Sunday, 14 December 2008

14 December - God Jul!

Christmas is a favorite time of year in Scandinavia. After all our modern Christmas is in part inspired by the ancient Norse Yule.

The countries of Denmark, Finland, Norway and Sweden experience the darkest time of the year during the Christmas season when the nights are longest and the greater part of winter is still ahead.

'Jul' - or Yule - was celebrated long before Christianity came to Scandinavia. At that time it was an observation of the winter solstice, that from then on the days would become longer and darkness gradually recede. It was a celebration of light returning. Plants are on the windowsill and cut flowers in profusion on tables do much to dispel the gloom.

In Sweden, Christmas begins with the Saint Lucia day. The Saint Lucia ceremony takes place on December 13. Christmas Eve is known as Julafton in Swedish. After the festive Christmas Eve dinner, someone dresses up as Tomte (Christmas gnome) who is believed to live under floorboards. Find out more about Christmas Traditions in Sweden!

Did you know...?
Swedish Christmas home decorations include red tulips.

In Denmark, the mischievous Danish elf Nisse plays pranks on people during Christmastime. On Christmas Eve, many Danish families leave some rice pudding or porridge for him so that he is nice to them. Children are not allowed to see the Christmas tree until dinner time on Christmas Eve (known as Juleaften) and parents decorate it secretly with home-made baubles. Find out more about Christmas Traditions in Denmark!
Norway also has an elf called Nisse, but with the features of a goat (Julebukk in Norwegian.) The idea of Julebukk is a very old one and was probably known by the Vikings. There is a special Norwegian holiday cookie called Sand Kager. In the afternoons, children go from door to door to ask for treats and goodies. Find out more about Christmas Traditions in Norway!
When you spend Christmas in Finland, you will see that Finland shares some of its Scandinavian Christmas traditions with its neighbour Sweden - but then there are Christmas traditions in Finland that you'd never guess! Fancy a Christmas Day Finnish sauna, anyone?
Iceland has many old traditions during the Christmas season. For a start, you can expect no fewer than 13 Icelandic Santa Clauses! The origin of these 'Santas' is centuries old, and each has its own name, character and role. A special custom for Icelandic children is to put a shoe in the window from December 12 until Christmas Eve. If they have been good, one of Iceland's 'Santas' leaves a gift. If they've been bad they get a potato! Find out more about Christmas Traditions in Iceland!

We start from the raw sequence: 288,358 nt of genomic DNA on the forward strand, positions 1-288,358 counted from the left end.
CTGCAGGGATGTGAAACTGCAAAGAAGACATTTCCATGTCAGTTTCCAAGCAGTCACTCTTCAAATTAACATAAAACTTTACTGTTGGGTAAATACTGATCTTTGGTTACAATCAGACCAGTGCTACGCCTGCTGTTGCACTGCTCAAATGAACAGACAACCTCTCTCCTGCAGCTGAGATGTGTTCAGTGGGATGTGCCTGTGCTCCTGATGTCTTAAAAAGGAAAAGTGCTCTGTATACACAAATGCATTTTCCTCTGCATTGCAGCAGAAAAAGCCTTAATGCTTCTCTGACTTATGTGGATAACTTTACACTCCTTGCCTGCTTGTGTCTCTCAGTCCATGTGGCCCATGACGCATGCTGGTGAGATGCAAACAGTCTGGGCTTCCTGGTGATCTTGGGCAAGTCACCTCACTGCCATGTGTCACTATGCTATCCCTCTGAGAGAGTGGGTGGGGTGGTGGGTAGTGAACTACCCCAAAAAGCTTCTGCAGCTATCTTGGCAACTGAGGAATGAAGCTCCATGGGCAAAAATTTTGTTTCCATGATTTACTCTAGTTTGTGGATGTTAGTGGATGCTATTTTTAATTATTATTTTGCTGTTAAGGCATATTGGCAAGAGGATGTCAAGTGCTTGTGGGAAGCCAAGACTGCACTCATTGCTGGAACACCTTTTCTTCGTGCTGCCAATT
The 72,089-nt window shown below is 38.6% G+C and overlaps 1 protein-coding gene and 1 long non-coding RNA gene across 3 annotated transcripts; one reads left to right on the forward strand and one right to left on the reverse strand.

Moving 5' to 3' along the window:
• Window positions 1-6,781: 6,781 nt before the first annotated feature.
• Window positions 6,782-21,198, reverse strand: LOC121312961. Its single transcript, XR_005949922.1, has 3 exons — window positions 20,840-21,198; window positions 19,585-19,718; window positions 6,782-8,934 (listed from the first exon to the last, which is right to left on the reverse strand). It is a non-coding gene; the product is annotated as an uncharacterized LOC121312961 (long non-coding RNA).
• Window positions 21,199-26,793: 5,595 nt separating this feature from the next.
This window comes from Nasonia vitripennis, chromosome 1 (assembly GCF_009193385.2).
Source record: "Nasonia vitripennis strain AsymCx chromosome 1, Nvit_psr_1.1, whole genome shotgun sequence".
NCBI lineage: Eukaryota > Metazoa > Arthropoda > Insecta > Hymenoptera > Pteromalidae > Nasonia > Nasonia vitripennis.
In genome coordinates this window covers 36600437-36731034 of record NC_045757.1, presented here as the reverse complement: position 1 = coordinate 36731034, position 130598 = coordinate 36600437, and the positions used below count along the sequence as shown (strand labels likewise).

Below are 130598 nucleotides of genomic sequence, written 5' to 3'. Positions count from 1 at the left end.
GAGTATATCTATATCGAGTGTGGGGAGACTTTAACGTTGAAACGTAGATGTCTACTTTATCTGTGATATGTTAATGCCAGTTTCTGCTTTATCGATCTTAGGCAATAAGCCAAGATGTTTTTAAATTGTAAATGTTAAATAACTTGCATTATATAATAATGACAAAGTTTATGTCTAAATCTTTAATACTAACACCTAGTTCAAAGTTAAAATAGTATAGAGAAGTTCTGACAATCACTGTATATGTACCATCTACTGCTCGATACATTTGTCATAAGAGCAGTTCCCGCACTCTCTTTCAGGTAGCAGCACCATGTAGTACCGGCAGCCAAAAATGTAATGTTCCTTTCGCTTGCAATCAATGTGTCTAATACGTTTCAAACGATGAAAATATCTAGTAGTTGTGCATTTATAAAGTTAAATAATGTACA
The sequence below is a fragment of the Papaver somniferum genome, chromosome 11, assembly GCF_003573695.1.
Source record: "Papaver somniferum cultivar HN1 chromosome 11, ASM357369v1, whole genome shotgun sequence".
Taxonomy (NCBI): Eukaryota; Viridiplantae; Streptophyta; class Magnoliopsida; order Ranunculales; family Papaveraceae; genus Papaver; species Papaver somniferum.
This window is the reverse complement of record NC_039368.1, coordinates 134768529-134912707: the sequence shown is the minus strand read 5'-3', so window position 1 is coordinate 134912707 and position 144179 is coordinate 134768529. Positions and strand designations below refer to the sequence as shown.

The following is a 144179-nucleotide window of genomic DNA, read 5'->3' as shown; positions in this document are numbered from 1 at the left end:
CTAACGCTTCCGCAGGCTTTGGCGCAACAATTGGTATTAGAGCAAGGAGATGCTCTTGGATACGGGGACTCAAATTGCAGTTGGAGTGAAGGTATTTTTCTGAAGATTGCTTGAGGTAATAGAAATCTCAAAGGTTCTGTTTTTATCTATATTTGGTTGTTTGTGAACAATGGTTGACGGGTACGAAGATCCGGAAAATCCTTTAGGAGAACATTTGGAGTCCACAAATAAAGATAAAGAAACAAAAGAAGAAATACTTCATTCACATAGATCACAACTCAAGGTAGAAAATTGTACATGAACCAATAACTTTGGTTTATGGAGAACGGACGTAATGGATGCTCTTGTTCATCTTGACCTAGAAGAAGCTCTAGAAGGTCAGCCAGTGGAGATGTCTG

Glögg is the Scandinavian form of mulled wine. Made from red wine, spices and sugar, it can also have stronger spirits such as brandy, akvavit or vodka added to it. It is served with raisins, almonds and gingerbread biscuits. Sometimes almond biscuits are served instead.

Here's a traditional recipe for Glögg, followed by one for Scandinavian almond biscuits.


1 bottle of red wine
25 g dried orange zest
25 g cinnamon sticks
20 cardamom seeds
12 cloves
200 g blanched almonds
200 g raisins
225 g brown sugar
70 ml brandy
A cheesecloth

Bring the wine close to the boil in a pot. Put the orange, cinnamon, cardamom and cloves in the cheesecloth, tie it into a bundle and boil it in pot for 15 minutes. Add the almonds and raisins, and cook for another 15 minutes, before removing the pan from the heat. Add the brown sugar and brandy, and stir them in. Then remove spice bundle. Serve hot.

Scandinavian almond biscuits

125 g butter
1 cup (220 g) white sugar
1 egg
1/2 teaspoon almond essence
1¾ cups (220 g) plain flour
2 teaspoons baking powder
¼ teaspoon salt
1/2 cup (60 g) slivered almonds
2 tablespoons (40 ml) milk
for the icing
1 cup (155 g) icing sugar
1/4 teaspoon almond essence
1/4 cup (65 ml) milk

Preheat the oven to 165 degrees C. In a medium bowl, cream the butter and sugar. Add egg and almond essence; mix until fluffy. Stir in flour, baking powder and salt; mix well. Divide the dough into 4 pieces, and roll each one into a log about 30cm long. Place 2 logs per cookie sheet 10-13cm apart. Flatten each roll by hand until it is about 3 inches wide. Brush flattened roll with milk and sprinkle with sliced almonds.

Bake in preheated oven 12 to 15 minutes or until edges are slightly browned. While the cookies are still warm, cut them crosswise at a diagonal, into slices about 2cm wide. When cool, drizzle with almond icing if you like.

To make the almond icing, in a small bowl, stir together powdered sugar, almond essence, and milk until smooth. Drizzle over the cookies.

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